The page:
Many clients ask us as injury attorneys, should I have back or neck surgery? Honestly, all a lawyer can do is explain what the legal implications will be if the client undergoes surgery versus not undergoing surgery. We must avoid ever trying to supplant the medical surgeon's advice to a patient.
In the other hand, we do have a role in advising clients on questions they may have about whether the surgeon who is giving them advice, may later give a fair report or opinion about the connection between the surgery and the underlying accidental injury. By this, I mean clients sometimes ask about the reputation of a surgeon that they have been referred to. We may have had to conduct that doctor's deposition in a previous case or our colleagues may have done so. Most consumers are completely unaware of the reputation of their surgeon not only as far as their skill, but as to whether that surgeon is willing to give a court deposition about what the patient has gone through, and whether the surgery was brought about by the car accident or other accidental injury suffered.
Amazingly, there are some consumers that have no idea the surgeon they selected may testify at the request of insurance companies every month of the year and routinely testify that consumers and patients only had a minimal injury and that the fact that they suffered disc injury is no big deal or was a pre-existing condition that has little or nothing to do with a car accident.
In other words, some of these doctors are "hired guns" of the insurance companies and this is not just a suspicion in some cases. We have conducted depositions of some orthopedic surgeons in the local community that have admitted earning $200,000 or $300,000 from doing orthopedic examinations at the routine request of insurance companies. That is a lot of money to do evaluations...that is not active treatment at all. In some cases, attorneys have required the doctors to produce an IRS Form 1099 showing $200,000 or $300,000 paid from an insurance company on an annual basis. Should a consumer with a personal injury caused by another person's carelessness care about whether their orthopedic surgeon is banking $300,000 a year from one or more of the car insurance companies? Obviously the answer is "yes." Most consumers have no idea that their doctors may be biased against personal injury victims simply by virtue of their massive income from insurance companies or big corporations.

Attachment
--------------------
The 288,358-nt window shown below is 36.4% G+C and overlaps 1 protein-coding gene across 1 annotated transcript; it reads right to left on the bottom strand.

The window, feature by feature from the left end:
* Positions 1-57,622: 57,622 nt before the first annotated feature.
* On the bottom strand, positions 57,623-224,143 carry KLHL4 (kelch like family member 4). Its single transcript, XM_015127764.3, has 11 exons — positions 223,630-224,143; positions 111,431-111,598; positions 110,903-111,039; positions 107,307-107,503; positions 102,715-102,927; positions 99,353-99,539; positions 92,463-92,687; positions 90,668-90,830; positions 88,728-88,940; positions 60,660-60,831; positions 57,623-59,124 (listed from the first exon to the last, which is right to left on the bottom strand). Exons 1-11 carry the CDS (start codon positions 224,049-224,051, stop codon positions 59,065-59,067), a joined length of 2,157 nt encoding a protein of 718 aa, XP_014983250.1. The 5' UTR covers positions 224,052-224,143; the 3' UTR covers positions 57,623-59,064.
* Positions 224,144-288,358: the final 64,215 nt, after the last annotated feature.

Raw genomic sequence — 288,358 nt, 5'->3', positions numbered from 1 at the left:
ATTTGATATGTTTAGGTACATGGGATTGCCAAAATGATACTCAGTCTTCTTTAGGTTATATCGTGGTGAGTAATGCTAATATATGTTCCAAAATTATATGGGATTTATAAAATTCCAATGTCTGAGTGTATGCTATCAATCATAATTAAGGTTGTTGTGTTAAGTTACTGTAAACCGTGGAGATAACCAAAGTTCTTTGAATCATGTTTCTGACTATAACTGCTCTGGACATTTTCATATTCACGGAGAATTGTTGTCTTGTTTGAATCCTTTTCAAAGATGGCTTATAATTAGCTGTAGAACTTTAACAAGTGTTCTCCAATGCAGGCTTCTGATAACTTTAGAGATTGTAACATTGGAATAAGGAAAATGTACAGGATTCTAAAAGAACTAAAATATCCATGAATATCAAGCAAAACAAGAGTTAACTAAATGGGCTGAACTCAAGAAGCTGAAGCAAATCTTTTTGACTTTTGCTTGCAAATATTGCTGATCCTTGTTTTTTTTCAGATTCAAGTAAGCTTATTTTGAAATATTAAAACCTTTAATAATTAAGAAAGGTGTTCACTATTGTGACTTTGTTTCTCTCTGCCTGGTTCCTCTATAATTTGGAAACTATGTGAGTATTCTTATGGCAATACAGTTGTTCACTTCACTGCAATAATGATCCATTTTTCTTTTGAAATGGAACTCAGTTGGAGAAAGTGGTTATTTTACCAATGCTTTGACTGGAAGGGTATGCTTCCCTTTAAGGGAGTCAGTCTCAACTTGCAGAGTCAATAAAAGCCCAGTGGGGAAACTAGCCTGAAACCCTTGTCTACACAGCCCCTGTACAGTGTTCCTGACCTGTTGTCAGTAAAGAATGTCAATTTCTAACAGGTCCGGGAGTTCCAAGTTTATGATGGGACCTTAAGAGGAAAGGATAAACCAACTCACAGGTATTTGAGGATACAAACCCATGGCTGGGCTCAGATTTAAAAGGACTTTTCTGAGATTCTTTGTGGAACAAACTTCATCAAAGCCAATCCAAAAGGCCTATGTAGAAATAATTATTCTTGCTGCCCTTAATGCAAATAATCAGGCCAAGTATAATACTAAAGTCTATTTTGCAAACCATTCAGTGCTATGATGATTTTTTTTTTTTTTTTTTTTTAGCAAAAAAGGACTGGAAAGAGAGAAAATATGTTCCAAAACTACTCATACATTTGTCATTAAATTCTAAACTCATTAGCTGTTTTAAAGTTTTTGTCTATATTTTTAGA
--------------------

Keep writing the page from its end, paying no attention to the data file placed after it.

In every community, there are hired guns that consumers need to know about before selecting a surgeon. In our local community of Hampton Roads, Virginia (VA) there is one particular orthopedic surgeon who sees patients every week and has a decent general reputation. On the other hand, consumers have no idea he is making $300,000 a year from doing examinations for insurance companies and testifying that the claimant almost never had anything wrong with them. If you were referred to this particular doctor for a herniated disc that you suffered in a car accident, would you want your personal injury attorney to tell you about what we know? I think you get the point.
It is important to obtain experienced injury attorneys that have been to court and have tried jury trials and understand how to present medical evidence of injuries to the back and neck. Our firm has written about the importance of presenting medical evidence in personal injury cases. Lining up the medical professionals, occasionally obtaining appropriate medical illustrations to show the jury the magnitude of the disc injury, calling and exploring the client's course of physical therapy with a therapist, about the extent of rehabilitation, all of these pieces are important in presenting personal injury cases to juries. When you consider surgery for a herniated or bulging disc, as a personal injury claimant in a lawsuit, make sure that you have done your homework about the surgeon, and make sure you consult with your personal injury lawyer about all aspects of your medical case.